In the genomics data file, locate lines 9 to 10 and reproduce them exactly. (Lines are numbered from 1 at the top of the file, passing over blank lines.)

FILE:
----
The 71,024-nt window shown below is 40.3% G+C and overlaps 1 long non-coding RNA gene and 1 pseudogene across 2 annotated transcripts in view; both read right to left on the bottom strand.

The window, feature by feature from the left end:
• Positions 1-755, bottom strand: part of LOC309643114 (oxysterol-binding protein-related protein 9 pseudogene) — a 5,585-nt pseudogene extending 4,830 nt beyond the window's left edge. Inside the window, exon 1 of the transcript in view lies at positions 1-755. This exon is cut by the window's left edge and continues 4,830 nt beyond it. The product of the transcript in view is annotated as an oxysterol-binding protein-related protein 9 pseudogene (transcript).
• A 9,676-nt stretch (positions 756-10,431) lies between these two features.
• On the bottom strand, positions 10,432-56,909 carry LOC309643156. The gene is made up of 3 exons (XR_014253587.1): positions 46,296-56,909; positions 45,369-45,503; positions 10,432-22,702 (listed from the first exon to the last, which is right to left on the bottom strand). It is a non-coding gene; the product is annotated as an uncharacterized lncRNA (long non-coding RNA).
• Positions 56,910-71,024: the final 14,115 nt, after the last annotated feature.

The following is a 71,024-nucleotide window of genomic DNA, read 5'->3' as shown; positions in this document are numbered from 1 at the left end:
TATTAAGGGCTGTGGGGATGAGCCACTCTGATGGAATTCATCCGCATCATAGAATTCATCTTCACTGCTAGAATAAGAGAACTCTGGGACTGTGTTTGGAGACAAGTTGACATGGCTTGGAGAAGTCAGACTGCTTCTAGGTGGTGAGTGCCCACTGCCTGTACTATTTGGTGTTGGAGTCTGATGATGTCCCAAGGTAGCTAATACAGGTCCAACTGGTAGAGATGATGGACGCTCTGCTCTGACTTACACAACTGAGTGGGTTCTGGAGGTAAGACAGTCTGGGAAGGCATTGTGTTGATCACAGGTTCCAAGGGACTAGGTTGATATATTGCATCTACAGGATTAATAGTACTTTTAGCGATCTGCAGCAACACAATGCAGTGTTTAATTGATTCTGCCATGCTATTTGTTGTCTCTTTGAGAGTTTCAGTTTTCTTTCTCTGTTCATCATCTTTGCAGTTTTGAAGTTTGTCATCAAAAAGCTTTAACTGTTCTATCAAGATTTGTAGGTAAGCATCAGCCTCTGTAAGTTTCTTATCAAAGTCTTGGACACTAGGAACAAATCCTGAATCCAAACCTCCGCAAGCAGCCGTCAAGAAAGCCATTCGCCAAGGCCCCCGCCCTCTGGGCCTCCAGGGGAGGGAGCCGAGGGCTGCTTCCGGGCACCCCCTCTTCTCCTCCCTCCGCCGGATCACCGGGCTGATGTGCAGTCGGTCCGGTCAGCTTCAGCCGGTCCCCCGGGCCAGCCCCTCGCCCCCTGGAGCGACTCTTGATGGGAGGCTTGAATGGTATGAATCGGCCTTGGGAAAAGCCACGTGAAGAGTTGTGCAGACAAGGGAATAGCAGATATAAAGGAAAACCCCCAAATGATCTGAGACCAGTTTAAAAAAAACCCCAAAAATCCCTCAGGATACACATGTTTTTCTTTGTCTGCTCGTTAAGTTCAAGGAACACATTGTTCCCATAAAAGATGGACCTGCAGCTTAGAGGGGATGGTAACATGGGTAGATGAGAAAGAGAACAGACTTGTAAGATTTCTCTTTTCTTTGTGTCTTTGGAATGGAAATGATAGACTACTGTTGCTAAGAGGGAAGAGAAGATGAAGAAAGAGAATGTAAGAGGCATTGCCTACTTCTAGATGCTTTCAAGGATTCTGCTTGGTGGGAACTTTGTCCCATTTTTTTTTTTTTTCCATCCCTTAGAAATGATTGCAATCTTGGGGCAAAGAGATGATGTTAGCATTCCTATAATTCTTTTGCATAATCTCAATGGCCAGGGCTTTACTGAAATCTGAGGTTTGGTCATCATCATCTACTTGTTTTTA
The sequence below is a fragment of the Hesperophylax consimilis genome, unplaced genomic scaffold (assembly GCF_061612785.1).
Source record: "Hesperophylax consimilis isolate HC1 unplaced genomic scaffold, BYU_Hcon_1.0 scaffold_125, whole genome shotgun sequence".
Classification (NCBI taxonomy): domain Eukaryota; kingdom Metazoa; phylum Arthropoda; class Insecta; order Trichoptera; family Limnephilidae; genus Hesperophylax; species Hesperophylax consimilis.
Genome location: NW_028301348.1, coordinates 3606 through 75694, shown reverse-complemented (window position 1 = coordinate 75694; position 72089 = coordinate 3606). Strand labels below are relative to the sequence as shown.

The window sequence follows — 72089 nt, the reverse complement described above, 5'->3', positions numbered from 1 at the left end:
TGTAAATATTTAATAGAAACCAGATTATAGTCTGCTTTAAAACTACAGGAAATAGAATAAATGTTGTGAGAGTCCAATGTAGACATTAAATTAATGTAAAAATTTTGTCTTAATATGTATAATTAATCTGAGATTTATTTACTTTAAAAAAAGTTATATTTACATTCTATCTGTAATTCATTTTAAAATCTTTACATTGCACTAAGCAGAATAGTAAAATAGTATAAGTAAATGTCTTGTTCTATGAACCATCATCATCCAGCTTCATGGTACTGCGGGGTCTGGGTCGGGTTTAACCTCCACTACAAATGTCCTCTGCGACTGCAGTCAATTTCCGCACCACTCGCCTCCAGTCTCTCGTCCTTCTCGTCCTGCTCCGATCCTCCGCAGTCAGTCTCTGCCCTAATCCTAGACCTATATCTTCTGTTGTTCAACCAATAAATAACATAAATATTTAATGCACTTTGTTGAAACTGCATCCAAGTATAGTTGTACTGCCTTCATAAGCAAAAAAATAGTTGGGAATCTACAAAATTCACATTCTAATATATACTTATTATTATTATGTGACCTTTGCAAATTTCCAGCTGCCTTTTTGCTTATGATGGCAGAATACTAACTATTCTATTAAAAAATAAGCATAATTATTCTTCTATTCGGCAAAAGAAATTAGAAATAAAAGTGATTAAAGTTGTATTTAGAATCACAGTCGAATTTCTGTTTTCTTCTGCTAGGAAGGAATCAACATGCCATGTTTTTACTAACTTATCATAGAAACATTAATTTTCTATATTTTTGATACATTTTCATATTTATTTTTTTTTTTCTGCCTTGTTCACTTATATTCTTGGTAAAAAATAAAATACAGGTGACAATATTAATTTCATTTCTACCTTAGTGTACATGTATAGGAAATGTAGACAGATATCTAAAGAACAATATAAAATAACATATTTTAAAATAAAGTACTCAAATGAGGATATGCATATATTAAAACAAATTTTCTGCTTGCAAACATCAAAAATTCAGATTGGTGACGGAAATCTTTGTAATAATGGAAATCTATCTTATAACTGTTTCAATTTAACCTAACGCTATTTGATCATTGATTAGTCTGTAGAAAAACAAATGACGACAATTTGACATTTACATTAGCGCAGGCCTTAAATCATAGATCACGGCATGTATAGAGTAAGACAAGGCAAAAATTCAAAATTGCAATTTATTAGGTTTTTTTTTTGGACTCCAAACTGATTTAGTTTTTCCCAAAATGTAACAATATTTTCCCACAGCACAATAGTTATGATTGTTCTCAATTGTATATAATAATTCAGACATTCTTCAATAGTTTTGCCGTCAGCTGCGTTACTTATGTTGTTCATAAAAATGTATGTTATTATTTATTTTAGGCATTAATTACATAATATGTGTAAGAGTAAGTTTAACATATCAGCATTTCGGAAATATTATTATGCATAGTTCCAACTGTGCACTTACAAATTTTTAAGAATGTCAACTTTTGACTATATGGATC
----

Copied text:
The sequence below is a fragment of the Hesperophylax consimilis genome, unplaced genomic scaffold (assembly GCF_061612785.1).
Source record: "Hesperophylax consimilis isolate HC1 unplaced genomic scaffold, BYU_Hcon_1.0 scaffold_125, whole genome shotgun sequence".